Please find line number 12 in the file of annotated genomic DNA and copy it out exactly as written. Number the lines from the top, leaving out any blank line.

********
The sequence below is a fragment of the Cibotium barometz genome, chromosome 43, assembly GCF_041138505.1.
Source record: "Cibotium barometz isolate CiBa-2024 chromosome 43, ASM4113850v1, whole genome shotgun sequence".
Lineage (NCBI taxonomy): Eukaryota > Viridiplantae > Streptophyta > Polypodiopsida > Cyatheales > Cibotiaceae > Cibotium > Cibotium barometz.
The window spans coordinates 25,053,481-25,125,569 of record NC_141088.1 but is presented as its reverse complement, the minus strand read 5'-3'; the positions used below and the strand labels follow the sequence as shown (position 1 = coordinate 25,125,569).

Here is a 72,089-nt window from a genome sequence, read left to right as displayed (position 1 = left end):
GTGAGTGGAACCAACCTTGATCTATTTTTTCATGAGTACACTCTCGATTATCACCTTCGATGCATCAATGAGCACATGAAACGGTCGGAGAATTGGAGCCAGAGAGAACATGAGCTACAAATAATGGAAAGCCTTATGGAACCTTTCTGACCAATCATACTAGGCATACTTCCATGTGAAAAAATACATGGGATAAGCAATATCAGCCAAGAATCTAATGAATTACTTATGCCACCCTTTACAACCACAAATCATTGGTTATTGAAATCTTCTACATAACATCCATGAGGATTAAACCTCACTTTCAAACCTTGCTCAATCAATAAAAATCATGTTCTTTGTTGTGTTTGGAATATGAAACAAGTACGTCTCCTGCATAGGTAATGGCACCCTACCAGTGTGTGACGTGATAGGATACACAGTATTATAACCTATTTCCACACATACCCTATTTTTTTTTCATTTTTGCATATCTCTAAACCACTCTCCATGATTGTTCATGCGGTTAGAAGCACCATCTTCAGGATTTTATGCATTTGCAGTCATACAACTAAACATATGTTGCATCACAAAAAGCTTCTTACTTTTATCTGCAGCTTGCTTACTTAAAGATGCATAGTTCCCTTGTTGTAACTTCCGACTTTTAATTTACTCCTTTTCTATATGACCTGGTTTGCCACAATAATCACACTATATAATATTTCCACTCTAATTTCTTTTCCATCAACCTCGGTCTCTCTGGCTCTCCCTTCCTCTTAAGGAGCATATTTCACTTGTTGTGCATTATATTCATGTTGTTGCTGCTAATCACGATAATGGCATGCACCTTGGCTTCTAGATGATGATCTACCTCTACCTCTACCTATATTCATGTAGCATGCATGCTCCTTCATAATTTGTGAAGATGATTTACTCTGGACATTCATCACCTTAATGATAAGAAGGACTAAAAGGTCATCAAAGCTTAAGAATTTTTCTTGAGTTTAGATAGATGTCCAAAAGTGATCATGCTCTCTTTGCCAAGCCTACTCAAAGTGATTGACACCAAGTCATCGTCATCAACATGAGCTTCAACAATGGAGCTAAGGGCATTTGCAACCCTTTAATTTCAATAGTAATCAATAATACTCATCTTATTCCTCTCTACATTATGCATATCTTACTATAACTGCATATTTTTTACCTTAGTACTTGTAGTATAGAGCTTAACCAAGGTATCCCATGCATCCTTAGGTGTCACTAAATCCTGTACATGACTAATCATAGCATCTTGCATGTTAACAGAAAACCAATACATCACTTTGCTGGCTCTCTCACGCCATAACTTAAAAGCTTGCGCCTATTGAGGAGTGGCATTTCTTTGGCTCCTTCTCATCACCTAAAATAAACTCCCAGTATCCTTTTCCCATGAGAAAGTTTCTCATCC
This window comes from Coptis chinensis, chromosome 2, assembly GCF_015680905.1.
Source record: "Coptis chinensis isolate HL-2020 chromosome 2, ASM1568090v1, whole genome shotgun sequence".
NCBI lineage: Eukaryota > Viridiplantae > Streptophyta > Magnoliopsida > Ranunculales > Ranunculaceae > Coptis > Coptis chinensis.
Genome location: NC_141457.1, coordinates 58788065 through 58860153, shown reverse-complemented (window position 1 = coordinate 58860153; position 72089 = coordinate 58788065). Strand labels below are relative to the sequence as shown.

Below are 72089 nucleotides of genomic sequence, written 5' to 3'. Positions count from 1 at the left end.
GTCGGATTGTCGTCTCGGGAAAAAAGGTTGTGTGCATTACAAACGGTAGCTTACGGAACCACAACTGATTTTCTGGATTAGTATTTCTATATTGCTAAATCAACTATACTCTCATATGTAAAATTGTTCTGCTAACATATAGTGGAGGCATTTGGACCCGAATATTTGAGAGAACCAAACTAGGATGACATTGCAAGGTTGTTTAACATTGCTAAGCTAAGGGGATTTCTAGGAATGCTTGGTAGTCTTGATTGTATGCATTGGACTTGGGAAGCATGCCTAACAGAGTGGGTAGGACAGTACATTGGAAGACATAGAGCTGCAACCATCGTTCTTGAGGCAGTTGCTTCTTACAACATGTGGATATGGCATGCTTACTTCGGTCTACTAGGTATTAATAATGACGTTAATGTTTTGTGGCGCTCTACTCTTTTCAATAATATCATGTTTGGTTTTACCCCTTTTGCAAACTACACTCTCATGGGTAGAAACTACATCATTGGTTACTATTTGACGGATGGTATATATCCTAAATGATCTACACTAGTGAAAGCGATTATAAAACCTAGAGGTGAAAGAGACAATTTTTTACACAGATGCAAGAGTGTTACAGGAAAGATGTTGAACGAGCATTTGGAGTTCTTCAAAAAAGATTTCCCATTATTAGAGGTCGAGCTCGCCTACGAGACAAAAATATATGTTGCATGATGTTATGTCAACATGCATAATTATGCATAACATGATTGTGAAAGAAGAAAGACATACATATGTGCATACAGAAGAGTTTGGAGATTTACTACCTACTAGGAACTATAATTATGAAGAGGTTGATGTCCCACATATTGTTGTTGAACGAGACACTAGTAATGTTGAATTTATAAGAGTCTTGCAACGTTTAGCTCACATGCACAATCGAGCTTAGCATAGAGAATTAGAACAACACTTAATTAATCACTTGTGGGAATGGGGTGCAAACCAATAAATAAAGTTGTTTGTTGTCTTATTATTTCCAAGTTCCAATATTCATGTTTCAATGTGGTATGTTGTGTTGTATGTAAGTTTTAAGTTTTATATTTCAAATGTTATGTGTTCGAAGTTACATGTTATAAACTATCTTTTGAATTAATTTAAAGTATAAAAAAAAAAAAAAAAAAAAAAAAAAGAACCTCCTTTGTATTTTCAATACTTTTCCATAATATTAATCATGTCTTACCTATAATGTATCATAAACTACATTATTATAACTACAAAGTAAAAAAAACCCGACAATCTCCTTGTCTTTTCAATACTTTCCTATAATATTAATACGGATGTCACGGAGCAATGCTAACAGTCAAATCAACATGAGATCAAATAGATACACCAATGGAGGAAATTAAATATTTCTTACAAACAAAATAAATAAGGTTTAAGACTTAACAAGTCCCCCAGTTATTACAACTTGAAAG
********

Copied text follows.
GTCGGATTGTCGTCTCGGGAAAAAAGGTTGTGTGCATTACAAACGGTAGCTTACGGAACCACAACTGATTTTCTGGATTAGTATTTCTATATTGCTAAATCAACTATACTCTCATATGTAAAATTGTTCTGCTAACATATAGTGGAGGCATTTGGACCCGAATATTTGAGAGAACCAAACTAGGATGACATTGCAAGGTTGTTTAACATTGCTAAGCTAAGGGGATTTCTAGGAATGCTTGGTAGTCTTGATTGTATGCATTGGACTTGGGAAGCATGCCTAACAGAGTGGGTAGGACAGTACATTGGAAGACATAGAGCTGCAACCATCGTTCTTGAGGCAGTTGCTTCTTACAACATGTGGATATGGCATGCTTACTTCGGTCTACTAGGTATTAATAATGACGTTAATGTTTTGTGGCGCTCTACTCTTTTCAATAATATCATGTTTGGTTTTACCCCTTTTGCAAACTACACTCTCATGGGTAGAAACTACATCATTGGTTACTATTTGACGGATGGTATATATCCTAAATGATCTACACTAGTGAAAGCGATTATAAAACCTAGAGGTGAAAGAGACAATTTTTTACACAGATGCAAGAGTGTTACAGGAAAGATGTTGAACGAGCATTTGGAGTTCTTCAAAAAAGATTTCCCATTATTAGAGGTCGAGCTCGCCTACGAGACAAAAATATATGTTGCATGATGTTATGTCAACATGCATAATTATGCATAACATGATTGTGAAAGAAGAAAGACATACATATGTGCATACAGAAGAGTTTGGAGATTTACTACCTACTAGGAACTATAATTATGAAGAGGTTGATGTCCCACATATTGTTGTTGAACGAGACACTAGTAATGTTGAATTTATAAGAGTCTTGCAACGTTTAGCTCACATGCACAATCGAGCTTAGCATAGAGAATTAGAACAACACTTAATTAATCACTTGTGGGAATGGGGTGCAAACCAATAAATAAAGTTGTTTGTTGTCTTATTATTTCCAAGTTCCAATATTCATGTTTCAATGTGGTATGTTGTGTTGTATGTAAGTTTTAAGTTTTATATTTCAAATGTTATGTGTTCGAAGTTACATGTTATAAACTATCTTTTGAATTAATTTAAAGTATAAAAAAAAAAAAAAAAAAAAAAAAAAGAACCTCCTTTGTATTTTCAATACTTTTCCATAATATTAATCATGTCTTACCTATAATGTATCATAAACTACATTATTATAACTACAAAGTAAAAAAAACCCGACAATCTCCTTGTCTTTTCAATACTTTCCTATAATATTAATACGGATGTCACGGAGCAATGCTAACAGTCAAATCAACATGAGATCAAATAGATACACCAATGGAGGAAATTAAATATTTCTTACAAACAAAATAAATAAGGTTTAAGACTTAACAAGTCCCCCAGTTATTACAACTTGAAAG